SELL YOUR ART
A lot of us feel uncomfortable with the idea of "selling", but it doesn't have to be unnatural. You are helping forge a connection between a collector and a piece of work, and building a positive relationship that may continue for years. Here are tips from artists who are experienced in selling their own work.
- Greet everyone who comes in.
- Allow them time and space to view the artwork.
- Stand, don't sit, but respect their personal space.
- Be sincere.
- Do not create a barrier around you of private space.
- Dress nicely, like to a good party.
- Wear comfortable shoes.
Tell them a story- Listen to theirs
One of the great benefits to collectors about open studios is that they meet the artists in person, and have the chance to understand what's behind the work. Tell them about your motivation to do what you do, in the way you do it.
If you listen well, you will hear what interests them and can speak to that. Are they fascinated by the materials you use? Your subject? Your sense of humor? Where is your common ground.
Address them by their names. Look them in the eye. Meet all customers' friends; they may influence the buying decision. Keep an eye on their body language and learn to read it, you'll notice the body language is very different if someone is arrested by a particular artwork, versus someone being polite. Keep an ear open for Ownership Language - "We love this piece!", "This piece would look great in our living room!", "These colors would work great for us!"- When you are at this point, it is a very good thing for both of you.
FOCUS ON THE RIGHT SIDE OF THE BRAIN
Buying is an emotional issue which is nudged along by decision making such as, but not limited to, price, size, color, content, delivery, installation, husband/wife/partner/friends' opinions, future remodeling, future decorating, special events, payment methods, home visits with art pieces etc. If someone asks a left brain question, something factual about size, durability, how to hang-- be clear, brief, and precise. Then move back to the emotional connection to the work and work with them to clear any hurdles/decisions to help them buy.
A note about FRIENDS & FAMILY
Make sure they do not hog your time gossiping and catching up and respect that you are at work. But also note that they will be the first people exposed to your work and often the first to buy it. If a customer walks into your space and they feel like they are interrupting a private conversation, they will probably walk right out.
BE MENTALLY PREPARED TO DEAL WITH BARGAINERS AND OFFERS
Some visitors will assume that you, as the artist, are willing to bargain or that they are supposed to "make you an offer". That can seem uncomfortable and offensive, but if you are prepared for it, you are less likely to feel thrown. Remember, a person who is bargaining has expressed interest in a purchase. Sometimes they just need to be told gently that you have established prices and they will go ahead and pay your price. Start with a positive assumption before getting huffy!
Plan ahead for any price breaks that you are willing to give. If you know your limits, it's easy to stick to them. If someone cannot pay right now, are you willing to offer a payment plan (ex: 6 checks to be deposited over 6 months)? If it's only slightly outside their budget, would you give 5% off to close the deal today? If they are interested in more than one piece, can you discount the second? Different artists have very different feelings about this. You should think through what your flexibility is so that you can be clear with your customer, and never come away from a sale feeling like you've agreed to too low a price.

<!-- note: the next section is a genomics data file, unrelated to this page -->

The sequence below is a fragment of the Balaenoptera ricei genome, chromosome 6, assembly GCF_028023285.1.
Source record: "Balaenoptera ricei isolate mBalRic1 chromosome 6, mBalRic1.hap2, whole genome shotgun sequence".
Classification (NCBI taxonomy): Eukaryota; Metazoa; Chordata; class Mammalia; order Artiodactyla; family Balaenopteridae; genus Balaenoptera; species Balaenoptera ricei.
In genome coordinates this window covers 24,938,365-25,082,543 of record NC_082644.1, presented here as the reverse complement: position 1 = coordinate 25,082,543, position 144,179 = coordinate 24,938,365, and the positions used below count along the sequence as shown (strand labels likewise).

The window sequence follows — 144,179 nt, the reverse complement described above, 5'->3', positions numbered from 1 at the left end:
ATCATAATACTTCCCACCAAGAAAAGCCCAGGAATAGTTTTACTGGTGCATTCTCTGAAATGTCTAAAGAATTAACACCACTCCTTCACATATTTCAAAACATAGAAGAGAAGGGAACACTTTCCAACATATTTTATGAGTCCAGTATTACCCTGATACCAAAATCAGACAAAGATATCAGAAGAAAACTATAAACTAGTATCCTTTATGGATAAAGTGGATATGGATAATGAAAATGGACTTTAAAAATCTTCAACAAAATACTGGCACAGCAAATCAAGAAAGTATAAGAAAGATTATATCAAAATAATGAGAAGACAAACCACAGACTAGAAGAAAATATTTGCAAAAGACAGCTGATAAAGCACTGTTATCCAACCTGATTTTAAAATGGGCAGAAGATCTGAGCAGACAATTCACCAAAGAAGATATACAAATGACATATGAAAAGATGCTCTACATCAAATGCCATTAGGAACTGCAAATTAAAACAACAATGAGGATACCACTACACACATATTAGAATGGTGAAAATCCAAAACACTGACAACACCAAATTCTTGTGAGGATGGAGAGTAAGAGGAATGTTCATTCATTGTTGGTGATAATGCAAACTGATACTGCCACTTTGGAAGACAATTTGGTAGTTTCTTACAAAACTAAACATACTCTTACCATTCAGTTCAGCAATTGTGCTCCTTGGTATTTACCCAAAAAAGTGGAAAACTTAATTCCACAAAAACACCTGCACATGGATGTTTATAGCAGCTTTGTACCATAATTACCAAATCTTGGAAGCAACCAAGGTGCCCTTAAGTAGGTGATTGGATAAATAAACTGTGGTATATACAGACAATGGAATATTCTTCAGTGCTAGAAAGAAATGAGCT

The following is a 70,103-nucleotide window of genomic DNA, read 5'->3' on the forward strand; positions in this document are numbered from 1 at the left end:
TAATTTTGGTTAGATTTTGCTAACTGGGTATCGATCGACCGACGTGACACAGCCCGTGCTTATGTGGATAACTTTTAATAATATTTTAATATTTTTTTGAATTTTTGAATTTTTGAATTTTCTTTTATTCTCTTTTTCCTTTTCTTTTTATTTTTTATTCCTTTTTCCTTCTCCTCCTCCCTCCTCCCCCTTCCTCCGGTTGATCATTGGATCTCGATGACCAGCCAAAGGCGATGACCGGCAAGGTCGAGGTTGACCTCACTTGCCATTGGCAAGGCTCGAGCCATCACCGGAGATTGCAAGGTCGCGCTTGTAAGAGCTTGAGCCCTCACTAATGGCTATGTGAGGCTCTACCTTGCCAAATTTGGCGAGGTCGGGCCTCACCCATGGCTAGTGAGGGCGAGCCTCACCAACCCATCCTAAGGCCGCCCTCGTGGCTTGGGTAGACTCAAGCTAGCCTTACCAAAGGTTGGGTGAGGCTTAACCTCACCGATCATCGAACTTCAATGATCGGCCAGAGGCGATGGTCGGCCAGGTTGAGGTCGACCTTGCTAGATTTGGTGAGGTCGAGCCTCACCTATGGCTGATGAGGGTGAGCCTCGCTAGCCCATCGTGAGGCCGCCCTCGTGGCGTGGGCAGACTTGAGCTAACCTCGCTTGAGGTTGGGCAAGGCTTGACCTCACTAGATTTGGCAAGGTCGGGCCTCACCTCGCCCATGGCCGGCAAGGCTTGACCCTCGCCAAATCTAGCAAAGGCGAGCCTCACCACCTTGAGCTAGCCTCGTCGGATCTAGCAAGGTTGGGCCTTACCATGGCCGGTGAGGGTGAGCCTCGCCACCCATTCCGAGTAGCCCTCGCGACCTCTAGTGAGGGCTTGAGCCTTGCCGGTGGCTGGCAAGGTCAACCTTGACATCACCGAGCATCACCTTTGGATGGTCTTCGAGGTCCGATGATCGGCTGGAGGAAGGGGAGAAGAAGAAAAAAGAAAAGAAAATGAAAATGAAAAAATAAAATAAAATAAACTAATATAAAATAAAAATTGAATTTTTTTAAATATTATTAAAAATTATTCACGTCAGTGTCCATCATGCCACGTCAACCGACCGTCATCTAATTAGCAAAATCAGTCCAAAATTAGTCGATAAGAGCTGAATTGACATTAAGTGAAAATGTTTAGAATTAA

COMMON QUESTIONS YOU SHOULD BE ABLE TO ANSWER
DO YOU SHIP?
Calculate the cost (don't forget packaging) for your most popular pieces, so that you will have the answer ready if someone wants you to ship, at least domestically. San Francisco is a tourist town and it's valuable to make it is easy for visitors to buy. Try to keep your shipping charges as low as possible. If you can throw in free shipping, that can often help close a sale, but don't promise shipping if you are not prepared to, or you don't know the costs!
Are you willing and able to deliver a piece? Will you charge for that? With very large pieces, delivery and installation is often expected, and it is a good time for you to build more rapport with your collector. Also, the artist will be more likely to find the perfect spot for a piece, increasing the likelihood that the client will love it.
Are you willing to send a piece home with someone "on approval"? Under what terms? Sometimes a client feels like they need to see a piece in their space, but you want to make sure that it isn't out of view to other potential buyers during your weekend.
Will you consider taking commissions? Often visitors love an artist's style, but want something made specially for them. This can be fruitful or frustrating, depending on the chemistry of the artists and client. Think about what your criteria are for taking commission before your Open Studio.
Every studio will have different variations on a sales process, but whatever yours is, play it through your mind, or even with a friend, until you find the system that works for you. It's better to find the gaps ahead of time than work them out on the fly!